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Multiple suppliers in Ontario announce upgrades to meet EV demand

THK


Suspension manufacturer THK Rhythm Automotive Canada Ltd. is the latest in a wave of Ontario suppliers investing in upgrades and retooling meant to speed processes and meet increasingly complex requirements for vehicle parts.

The Canadian division of Tokyo-based global manufacturer THK says it will spend $27 million to expand a plant in Tillsonburg, Ont., and add automated machining and assembly centres. The project is expected to add 65 jobs in Tillsonburg and another 35 at a THK plant in St. Catharines, Ont.

The company said the plants will supply steering and linkage components for upcoming projects at Toyota and Ford.

The Ontario government is contributing $1 million to the expansion.

Earlier in November, ArcelorMittal Tailored Blanks announced it will invest $17.4 million in new equipment and modifications at its plant in Woodstock, Ont., to produce door rings and tailor welded outer blanks.

Chief executive Todd Baker said the upgrades will allow the plant to produce one million door rings annually for the electric vehicle market.

Ontario is chipping in $1.5 million for that project, which is expected to add 32 jobs to a current workforce of 53.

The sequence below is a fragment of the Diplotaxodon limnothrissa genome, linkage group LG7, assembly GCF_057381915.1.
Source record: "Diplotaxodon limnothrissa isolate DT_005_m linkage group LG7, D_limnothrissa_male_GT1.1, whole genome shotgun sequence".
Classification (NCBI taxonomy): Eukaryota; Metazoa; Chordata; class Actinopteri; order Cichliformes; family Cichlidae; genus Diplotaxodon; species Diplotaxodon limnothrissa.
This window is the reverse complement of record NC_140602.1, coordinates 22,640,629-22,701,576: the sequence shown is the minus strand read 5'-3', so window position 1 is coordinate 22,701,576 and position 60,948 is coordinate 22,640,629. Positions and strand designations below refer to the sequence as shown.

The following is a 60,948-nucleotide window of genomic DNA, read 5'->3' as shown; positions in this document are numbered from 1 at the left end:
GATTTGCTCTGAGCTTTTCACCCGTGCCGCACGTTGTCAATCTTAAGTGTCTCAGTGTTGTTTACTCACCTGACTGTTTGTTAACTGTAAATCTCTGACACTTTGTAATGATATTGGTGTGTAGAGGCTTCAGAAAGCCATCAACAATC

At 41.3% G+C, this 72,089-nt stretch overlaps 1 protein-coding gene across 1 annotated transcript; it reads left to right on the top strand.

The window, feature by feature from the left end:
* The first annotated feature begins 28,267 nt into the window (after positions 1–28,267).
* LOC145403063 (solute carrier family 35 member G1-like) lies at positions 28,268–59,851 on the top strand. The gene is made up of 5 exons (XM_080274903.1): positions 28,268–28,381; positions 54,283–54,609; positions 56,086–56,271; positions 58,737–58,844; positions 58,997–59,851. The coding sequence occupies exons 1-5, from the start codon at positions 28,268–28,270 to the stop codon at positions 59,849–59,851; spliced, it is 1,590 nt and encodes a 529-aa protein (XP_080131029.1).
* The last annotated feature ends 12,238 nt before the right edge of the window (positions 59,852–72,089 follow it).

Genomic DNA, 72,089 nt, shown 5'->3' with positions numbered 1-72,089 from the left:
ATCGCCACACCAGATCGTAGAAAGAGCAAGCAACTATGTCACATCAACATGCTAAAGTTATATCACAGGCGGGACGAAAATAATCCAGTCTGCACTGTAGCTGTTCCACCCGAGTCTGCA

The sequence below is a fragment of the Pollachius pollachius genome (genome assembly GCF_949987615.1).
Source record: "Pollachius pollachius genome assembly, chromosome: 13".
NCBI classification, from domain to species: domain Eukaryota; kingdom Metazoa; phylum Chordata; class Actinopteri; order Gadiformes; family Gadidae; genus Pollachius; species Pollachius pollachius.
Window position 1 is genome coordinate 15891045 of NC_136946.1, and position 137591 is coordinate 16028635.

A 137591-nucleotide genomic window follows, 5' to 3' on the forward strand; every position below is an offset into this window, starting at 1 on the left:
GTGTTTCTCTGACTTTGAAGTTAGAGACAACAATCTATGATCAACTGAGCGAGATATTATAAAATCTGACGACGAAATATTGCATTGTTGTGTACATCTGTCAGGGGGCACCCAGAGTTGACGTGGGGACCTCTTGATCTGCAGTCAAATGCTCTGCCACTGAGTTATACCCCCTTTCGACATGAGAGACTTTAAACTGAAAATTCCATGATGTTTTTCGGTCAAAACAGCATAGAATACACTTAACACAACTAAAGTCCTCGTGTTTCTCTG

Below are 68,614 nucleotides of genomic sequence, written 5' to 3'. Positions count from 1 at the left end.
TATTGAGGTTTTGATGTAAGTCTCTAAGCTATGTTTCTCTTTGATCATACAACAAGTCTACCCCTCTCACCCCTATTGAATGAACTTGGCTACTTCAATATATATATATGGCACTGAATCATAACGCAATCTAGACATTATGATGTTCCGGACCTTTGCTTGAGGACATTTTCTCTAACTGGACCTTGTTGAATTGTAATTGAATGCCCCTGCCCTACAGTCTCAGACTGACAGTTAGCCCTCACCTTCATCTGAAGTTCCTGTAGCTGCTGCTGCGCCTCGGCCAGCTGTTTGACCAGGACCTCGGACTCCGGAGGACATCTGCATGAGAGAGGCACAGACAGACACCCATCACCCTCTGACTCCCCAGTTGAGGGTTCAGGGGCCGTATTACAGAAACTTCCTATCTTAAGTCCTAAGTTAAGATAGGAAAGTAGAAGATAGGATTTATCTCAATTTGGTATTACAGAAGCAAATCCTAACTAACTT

Parent ArcelorMittal is the world’s second-largest steelmaker and operator of the Dofasco mills in Hamilton, Ont.

The province is also providing $1.2 million to ZF Automotive Canada, part of the global ZF Group, to support a $7.8-million upgrade at a stamping plant in Midland, Ont. The company said it will add a trivalent chromium plating line with a “proprietary innovative chemical process” that will allow it to meet the European market’s increasingly strict environmental standards.

The project will add 27 jobs.

Federal money is supporting a Mississauga, Ont., company’s bid to become a leader in the production of high-purity aluminum oxide, a key component in solid-state batteries for electric vehicles and other uses. The $4.1-million grant to Polar Sapphire Ltd. is the second investment by Sustainable Development Technology Canada in the “clean-tech” company.

Controlled by private equity firm Ara Partners, Sapphire was founded in 2012 and focuses on purifying aluminum oxide, also known as alumina and HPA, at lower temperatures and with less power than existing processes.



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